The intervention components and delivery schedule were finalized based on workshop and interview results. Over a 12-month intervention period, participants received SMS 2 to 3 times per week, alternating push messages with role model stories every month. A total of 82 push messages were developed for the intervention (see examples in Table 1). In addition, 7 reminders for study visits and 19 alerts linking to the pull system (Table 2) were sent to participants. Six role model stories were sent, each with 4 or 5 episodes (Table 1). Messages were scheduled for mornings on set days, in line with participant preferences.


    Discussion

    We provide the first description of the development of a digital health intervention for FSWs that uses a comprehensive SRHR framework. The participatory approach enabled FSWs to influence the range and content of topics included in the intervention [49] and to enhance the relevance and salience of messages, and the participants themselves confirmed that their involvement improved the perceived trustworthiness of the messages. The benefits of a co-design approach have been observed in other mHealth studies [32]. Co-design is critical for handling sensitive content matter that may be interpreted differently by different communities [50].

    Furthermore, health behavior change interventions are more effective when they are based on social and behavioral science theory, and the use of multiple theories may increase intervention effectiveness [51,52]. WHISPER utilizes multiple theories to guide the intervention framework and specify intermediate behavior change outcomes [42,43]. Notably, the adopted strategies from Bandura’s social cognitive theory [35] were frequently highlighted by workshop participants, confirming the applicability and utility of theory for guiding intervention design.

    The messages increased participants’ feelings of empowerment [46-48] and social support [43]. There was a strong sense of being part of a community; many women reflected on how messages would help their friends, or how they could share the knowledge they had gained, rather than focusing solely on how it would help them as individuals. These findings suggest that WHISPER may capitalize on and enhance community cohesion. Social cohesion has been linked to safer sex behaviors [53] and is important for the success of community empowerment interventions, which may otherwise be undermined by mistrust and competition among FSWs for scarce resources [7]. The desire to share messages with peers and the broader community suggests that social diffusion is also likely to contribute to the effectiveness of the intervention [43].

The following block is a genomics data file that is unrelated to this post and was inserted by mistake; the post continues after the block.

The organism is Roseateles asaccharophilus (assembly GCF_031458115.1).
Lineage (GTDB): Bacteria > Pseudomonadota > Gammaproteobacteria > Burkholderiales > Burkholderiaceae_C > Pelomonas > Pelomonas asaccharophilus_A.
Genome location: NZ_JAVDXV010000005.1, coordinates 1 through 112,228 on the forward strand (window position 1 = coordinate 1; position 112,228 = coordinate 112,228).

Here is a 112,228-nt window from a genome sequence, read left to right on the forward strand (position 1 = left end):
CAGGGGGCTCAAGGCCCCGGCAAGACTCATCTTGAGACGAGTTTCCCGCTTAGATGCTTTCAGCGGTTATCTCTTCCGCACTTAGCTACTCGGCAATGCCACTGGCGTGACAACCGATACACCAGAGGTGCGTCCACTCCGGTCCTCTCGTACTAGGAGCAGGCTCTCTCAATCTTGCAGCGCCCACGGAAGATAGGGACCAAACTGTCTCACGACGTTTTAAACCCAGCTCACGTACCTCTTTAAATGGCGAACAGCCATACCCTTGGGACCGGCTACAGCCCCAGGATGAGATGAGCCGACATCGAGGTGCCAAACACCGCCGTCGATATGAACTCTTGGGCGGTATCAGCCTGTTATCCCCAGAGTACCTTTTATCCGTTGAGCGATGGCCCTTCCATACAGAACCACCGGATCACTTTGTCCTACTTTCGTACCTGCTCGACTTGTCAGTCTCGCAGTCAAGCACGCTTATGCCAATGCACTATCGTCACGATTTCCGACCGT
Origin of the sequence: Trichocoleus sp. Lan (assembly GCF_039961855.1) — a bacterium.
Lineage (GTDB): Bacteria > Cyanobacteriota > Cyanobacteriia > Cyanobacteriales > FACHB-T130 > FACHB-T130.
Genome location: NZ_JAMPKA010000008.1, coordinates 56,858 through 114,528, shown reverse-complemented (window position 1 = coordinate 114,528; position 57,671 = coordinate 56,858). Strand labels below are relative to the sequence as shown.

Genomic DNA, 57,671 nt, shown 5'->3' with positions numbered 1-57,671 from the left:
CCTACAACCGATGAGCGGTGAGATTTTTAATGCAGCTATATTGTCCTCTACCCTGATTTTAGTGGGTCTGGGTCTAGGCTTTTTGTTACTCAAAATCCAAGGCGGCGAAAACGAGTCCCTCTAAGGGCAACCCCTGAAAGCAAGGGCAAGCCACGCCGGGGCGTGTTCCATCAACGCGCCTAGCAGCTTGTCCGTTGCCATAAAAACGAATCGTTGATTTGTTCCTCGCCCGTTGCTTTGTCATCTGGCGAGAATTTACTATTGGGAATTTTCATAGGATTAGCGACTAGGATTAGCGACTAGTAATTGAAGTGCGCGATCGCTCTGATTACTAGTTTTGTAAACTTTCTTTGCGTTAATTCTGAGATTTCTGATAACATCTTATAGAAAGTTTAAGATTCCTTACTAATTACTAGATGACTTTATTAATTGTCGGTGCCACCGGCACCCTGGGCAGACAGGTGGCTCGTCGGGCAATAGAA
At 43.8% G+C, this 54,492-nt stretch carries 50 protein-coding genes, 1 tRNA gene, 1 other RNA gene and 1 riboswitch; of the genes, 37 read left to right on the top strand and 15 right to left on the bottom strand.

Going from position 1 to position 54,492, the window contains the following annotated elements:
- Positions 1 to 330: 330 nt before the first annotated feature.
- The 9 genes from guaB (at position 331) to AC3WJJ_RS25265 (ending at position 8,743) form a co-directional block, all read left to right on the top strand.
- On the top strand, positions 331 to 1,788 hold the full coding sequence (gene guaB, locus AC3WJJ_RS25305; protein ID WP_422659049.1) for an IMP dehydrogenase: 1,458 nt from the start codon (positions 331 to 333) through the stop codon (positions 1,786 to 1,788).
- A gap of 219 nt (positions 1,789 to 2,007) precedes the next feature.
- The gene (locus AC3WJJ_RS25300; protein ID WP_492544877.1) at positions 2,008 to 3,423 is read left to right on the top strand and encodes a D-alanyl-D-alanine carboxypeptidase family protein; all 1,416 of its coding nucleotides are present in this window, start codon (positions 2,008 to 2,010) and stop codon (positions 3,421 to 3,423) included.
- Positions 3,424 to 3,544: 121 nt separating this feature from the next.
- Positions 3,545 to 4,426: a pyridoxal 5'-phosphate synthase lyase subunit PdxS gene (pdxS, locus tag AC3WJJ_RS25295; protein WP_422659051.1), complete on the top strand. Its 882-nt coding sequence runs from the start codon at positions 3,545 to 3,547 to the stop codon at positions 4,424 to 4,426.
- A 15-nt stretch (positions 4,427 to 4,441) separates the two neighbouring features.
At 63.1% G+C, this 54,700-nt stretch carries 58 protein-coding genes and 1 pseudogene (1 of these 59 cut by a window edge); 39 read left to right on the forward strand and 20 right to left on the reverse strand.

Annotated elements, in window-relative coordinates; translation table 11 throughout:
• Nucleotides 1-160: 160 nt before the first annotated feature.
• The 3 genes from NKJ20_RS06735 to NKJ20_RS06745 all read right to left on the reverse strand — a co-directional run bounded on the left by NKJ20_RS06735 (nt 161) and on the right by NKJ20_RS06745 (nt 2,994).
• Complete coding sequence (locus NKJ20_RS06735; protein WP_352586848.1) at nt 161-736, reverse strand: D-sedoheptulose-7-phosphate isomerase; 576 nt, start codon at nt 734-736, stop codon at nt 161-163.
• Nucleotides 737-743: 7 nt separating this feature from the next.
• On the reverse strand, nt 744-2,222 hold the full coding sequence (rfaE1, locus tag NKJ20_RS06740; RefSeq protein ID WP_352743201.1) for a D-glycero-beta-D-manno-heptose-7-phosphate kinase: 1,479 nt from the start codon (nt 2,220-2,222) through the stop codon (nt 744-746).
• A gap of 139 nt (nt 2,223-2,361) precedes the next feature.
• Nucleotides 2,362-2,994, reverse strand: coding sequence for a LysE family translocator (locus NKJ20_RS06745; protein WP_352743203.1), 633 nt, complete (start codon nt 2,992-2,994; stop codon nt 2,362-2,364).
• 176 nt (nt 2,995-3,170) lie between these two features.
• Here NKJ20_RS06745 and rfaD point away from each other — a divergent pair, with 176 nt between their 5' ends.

Participants reinforced the importance of the selected SRHR topics and confirmed that unintended pregnancy is a major concern for sex workers. The team was careful to ensure that scenarios were not overly optimistic and appropriately represented known barriers. Content addressing family planning myths was stated in different ways and different formats (push and pull messages and role model stories) to maximize the potential that participants would engage with and learn from the WHISPER content so that myths would no longer represent barriers to participants.

    In addition to family planning, alcohol use and gender-based violence were viewed as important. Strategies for reducing drinking provided in the text messages were adapted from effective harm reduction interventions [54], and this practical emphasis resonated strongly with participants. Experiences of violence were frequently described and noted as a barrier to adopting safer sexual practices. Although an individual health promotion intervention cannot address the structural causes of violence or change the behavior of perpetrators, participant responses indicate that messages about violence improved knowledge of rights, were empowering, and provided much-needed advice about how to reduce risks and access services.

    The intervention was highly acceptable to both workshop and interview participants. Women were interested and engaged in both the content and the format of delivery, with role model stories eliciting particularly enthusiastic discussion, and SMS confirmed as the preferred technology. Workshop and interview participants demonstrated familiarity and comfort using SMS, and desire to learn more, suggesting that it is feasible for SRHR messages to be sent regularly over a year to this population. Testing during interviews confirmed the feasibility of the on-demand system. Most participants could retrieve pull messages with relative ease; however, women who are less educated or have less experience with mobile phones may experience difficulty using this system.